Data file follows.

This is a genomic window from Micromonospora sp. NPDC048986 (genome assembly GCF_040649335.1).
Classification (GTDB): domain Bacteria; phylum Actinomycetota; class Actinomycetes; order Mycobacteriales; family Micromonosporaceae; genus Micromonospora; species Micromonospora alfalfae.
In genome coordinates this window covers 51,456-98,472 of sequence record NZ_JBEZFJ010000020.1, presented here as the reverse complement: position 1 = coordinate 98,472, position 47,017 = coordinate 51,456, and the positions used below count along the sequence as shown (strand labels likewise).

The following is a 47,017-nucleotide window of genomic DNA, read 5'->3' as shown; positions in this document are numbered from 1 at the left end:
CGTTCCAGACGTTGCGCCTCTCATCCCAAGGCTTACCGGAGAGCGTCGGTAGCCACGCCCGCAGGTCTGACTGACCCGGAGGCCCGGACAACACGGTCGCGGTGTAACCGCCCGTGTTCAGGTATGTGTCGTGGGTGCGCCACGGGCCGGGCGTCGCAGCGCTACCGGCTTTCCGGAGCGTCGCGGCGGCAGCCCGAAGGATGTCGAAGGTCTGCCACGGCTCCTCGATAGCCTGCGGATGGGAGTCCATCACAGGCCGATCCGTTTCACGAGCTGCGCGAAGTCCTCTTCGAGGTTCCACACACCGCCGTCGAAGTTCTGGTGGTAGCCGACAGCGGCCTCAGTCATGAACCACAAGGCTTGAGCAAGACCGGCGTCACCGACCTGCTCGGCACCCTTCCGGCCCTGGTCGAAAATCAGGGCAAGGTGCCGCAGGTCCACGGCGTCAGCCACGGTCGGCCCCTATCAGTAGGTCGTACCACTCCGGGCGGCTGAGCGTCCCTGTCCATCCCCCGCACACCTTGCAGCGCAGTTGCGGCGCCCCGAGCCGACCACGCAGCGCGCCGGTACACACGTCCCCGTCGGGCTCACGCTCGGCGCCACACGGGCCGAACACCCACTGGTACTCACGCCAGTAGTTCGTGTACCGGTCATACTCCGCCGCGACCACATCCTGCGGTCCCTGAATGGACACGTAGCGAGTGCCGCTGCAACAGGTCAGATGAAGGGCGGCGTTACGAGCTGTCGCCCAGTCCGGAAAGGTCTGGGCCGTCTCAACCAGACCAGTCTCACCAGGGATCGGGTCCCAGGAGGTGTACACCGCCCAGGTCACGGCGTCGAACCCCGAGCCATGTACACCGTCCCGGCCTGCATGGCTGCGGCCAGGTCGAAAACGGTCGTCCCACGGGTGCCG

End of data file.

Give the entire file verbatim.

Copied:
This is a genomic window from Micromonospora sp. NPDC048986 (genome assembly GCF_040649335.1).
Classification (GTDB): domain Bacteria; phylum Actinomycetota; class Actinomycetes; order Mycobacteriales; family Micromonosporaceae; genus Micromonospora; species Micromonospora alfalfae.
In genome coordinates this window covers 51,456-98,472 of sequence record NZ_JBEZFJ010000020.1, presented here as the reverse complement: position 1 = coordinate 98,472, position 47,017 = coordinate 51,456, and the positions used below count along the sequence as shown (strand labels likewise).

The following is a 47,017-nucleotide window of genomic DNA, read 5'->3' as shown; positions in this document are numbered from 1 at the left end:
CGTTCCAGACGTTGCGCCTCTCATCCCAAGGCTTACCGGAGAGCGTCGGTAGCCACGCCCGCAGGTCTGACTGACCCGGAGGCCCGGACAACACGGTCGCGGTGTAACCGCCCGTGTTCAGGTATGTGTCGTGGGTGCGCCACGGGCCGGGCGTCGCAGCGCTACCGGCTTTCCGGAGCGTCGCGGCGGCAGCCCGAAGGATGTCGAAGGTCTGCCACGGCTCCTCGATAGCCTGCGGATGGGAGTCCATCACAGGCCGATCCGTTTCACGAGCTGCGCGAAGTCCTCTTCGAGGTTCCACACACCGCCGTCGAAGTTCTGGTGGTAGCCGACAGCGGCCTCAGTCATGAACCACAAGGCTTGAGCAAGACCGGCGTCACCGACCTGCTCGGCACCCTTCCGGCCCTGGTCGAAAATCAGGGCAAGGTGCCGCAGGTCCACGGCGTCAGCCACGGTCGGCCCCTATCAGTAGGTCGTACCACTCCGGGCGGCTGAGCGTCCCTGTCCATCCCCCGCACACCTTGCAGCGCAGTTGCGGCGCCCCGAGCCGACCACGCAGCGCGCCGGTACACACGTCCCCGTCGGGCTCACGCTCGGCGCCACACGGGCCGAACACCCACTGGTACTCACGCCAGTAGTTCGTGTACCGGTCATACTCCGCCGCGACCACATCCTGCGGTCCCTGAATGGACACGTAGCGAGTGCCGCTGCAACAGGTCAGATGAAGGGCGGCGTTACGAGCTGTCGCCCAGTCCGGAAAGGTCTGGGCCGTCTCAACCAGACCAGTCTCACCAGGGATCGGGTCCCAGGAGGTGTACACCGCCCAGGTCACGGCGTCGAACCCCGAGCCATGTACACCGTCCCGGCCTGCATGGCTGCGGCCAGGTCGAAAACGGTCGTCCCACGGGTGCCG